First published in Modern English Teacher, 2006
MacJobs entered the language some time ago. A MacJob is useless, non-productive, temporary and part time; like working in MacDonalds. MacJobs have been replacing real jobs throughout the Western world. You can even use MacJob for lesser units of work, so an ELT author tired from ten hours of proof-reading could refer to the task as a MacJob. Something that merely keeps you busy.
MacJobs are often associated with Douglas Coupland’s novel Generation X. I was discussing this at a reception after MEXTESOL a few years ago where Bill Bryson had been the plenary speaker. He told us that it predated Coupland and had first been coined in the Kansas City Star. As Bryson’s Made in America is the best book I’ve read on British and American English, I’m sure he’s correct.
MacJobs are related to MacDonaldization, part of the process of globalization. American friends pointed me to the interesting use of the InterCap. It’s MacJob with a capital J and M, not Macjob or macjob. It reflects its origin with the name MacDonalds, as Scottish and Irish surnames are well-established examples of the InterCap … MacPherson, O’Neill. Another example is DisneyWorld. It’s InterCap not intercap, too.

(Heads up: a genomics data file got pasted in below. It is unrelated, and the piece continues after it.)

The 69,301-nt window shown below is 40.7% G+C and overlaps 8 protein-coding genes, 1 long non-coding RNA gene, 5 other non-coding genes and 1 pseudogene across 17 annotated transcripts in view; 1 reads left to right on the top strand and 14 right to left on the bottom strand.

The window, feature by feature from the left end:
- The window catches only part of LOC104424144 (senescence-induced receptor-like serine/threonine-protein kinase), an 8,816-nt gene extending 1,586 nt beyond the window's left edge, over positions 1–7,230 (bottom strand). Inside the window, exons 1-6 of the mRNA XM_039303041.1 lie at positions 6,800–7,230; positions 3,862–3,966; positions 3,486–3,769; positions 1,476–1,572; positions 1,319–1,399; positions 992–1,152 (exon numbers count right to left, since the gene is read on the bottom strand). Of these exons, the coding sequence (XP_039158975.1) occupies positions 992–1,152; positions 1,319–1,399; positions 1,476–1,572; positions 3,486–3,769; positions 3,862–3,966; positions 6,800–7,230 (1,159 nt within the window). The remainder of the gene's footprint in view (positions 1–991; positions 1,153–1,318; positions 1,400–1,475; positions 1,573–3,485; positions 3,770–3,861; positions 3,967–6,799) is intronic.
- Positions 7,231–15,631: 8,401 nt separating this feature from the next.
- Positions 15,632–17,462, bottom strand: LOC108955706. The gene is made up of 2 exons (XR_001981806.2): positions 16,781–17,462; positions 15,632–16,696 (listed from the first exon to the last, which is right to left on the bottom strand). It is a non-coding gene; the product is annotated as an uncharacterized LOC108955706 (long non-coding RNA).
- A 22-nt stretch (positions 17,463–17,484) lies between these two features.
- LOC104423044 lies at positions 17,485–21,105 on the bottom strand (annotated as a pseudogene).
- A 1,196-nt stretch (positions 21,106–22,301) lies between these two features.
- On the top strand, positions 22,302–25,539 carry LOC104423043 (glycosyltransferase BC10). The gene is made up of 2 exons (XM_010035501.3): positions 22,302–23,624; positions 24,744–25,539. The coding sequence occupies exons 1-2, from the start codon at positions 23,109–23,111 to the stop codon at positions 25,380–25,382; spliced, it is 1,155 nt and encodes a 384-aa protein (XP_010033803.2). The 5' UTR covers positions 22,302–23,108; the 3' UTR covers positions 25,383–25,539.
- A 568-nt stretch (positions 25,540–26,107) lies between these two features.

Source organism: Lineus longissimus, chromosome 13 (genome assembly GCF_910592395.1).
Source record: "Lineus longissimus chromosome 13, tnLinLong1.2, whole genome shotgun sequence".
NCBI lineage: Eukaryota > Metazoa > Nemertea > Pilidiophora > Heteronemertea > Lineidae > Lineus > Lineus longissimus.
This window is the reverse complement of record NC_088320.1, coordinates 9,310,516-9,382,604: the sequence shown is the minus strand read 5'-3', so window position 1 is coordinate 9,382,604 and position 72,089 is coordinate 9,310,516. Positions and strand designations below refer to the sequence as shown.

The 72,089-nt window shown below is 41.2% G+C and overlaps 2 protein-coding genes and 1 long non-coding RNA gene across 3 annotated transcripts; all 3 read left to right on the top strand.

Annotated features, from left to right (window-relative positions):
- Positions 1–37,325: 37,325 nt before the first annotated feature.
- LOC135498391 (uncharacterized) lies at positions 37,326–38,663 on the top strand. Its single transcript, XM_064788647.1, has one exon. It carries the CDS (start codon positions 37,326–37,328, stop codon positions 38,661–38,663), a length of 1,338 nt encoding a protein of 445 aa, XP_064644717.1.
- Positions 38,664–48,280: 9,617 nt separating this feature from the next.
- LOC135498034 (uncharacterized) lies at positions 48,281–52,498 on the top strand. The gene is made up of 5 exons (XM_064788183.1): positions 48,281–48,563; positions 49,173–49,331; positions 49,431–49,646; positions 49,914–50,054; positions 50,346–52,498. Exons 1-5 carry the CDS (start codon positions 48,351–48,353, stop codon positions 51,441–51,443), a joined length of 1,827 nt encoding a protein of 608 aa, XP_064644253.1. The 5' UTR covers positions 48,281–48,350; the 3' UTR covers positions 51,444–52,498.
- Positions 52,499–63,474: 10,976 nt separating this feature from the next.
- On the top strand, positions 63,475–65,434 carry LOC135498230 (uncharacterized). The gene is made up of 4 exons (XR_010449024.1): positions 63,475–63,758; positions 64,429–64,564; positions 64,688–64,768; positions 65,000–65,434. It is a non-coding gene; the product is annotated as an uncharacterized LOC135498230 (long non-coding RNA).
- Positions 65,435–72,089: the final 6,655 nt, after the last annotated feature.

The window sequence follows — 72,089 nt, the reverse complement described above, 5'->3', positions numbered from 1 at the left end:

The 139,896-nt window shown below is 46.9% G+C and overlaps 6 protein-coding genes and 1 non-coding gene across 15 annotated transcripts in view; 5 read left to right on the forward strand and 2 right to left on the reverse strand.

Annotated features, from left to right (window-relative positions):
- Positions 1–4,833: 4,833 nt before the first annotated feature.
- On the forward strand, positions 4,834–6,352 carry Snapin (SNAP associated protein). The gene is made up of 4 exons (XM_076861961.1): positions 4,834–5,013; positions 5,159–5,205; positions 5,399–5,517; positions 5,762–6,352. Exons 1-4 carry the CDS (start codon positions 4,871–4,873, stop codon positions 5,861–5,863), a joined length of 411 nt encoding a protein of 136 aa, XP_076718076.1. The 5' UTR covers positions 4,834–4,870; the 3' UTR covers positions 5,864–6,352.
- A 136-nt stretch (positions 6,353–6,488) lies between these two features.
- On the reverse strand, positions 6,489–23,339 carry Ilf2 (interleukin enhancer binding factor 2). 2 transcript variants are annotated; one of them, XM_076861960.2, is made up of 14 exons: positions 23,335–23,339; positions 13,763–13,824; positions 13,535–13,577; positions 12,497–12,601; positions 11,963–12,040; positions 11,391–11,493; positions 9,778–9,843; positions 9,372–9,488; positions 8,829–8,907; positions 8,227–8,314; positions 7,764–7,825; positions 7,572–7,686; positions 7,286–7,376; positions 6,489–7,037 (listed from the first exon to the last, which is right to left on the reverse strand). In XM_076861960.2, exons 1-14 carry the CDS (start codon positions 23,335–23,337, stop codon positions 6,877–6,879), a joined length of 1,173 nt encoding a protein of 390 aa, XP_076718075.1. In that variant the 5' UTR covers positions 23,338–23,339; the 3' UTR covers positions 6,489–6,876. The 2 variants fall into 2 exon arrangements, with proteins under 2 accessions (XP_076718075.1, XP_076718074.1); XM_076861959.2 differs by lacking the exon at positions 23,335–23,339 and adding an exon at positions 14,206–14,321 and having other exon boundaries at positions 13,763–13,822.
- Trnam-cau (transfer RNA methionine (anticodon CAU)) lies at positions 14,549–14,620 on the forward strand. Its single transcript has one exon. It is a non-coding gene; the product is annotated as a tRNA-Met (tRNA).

So what’s the opposite of a MacDonaldized system? I was delighted to see the word UnCola on a music website, referring to a rock group that had not succumbed to the corporate ethos (The Band, in fact). The Band were UnCola while Boyzone are … well, the opposite. And everyone understood it and started using it in responses. This is what my informant told me when I praised such an interesting coining (as I thought):
“7-Up’s sales lagged far behind cola drinks, partly because it was considered unhip uncool, mostly for oldsters. It’s traditional slogan was “You Like It; It Likes You”, presumably because it was less gassy or stomach-upsetting than colas. In the late Sixties or early Seventies, the ad folks for 7-Up launched a major campaign dubbing it the “UnCola”. Sort of an “It’s Hip To Be Square!” attempt to make it an “in” drink. They had some clever ads and twists, like manufacturing glasses in the inverted shape of the classic Coke fountain glass. As far as I know, the UnCola concept never worked nearly as well as its creators hoped.”
Maybe Macintosh computers reflect their UnCola image by avoiding the “MacJob” InterCap.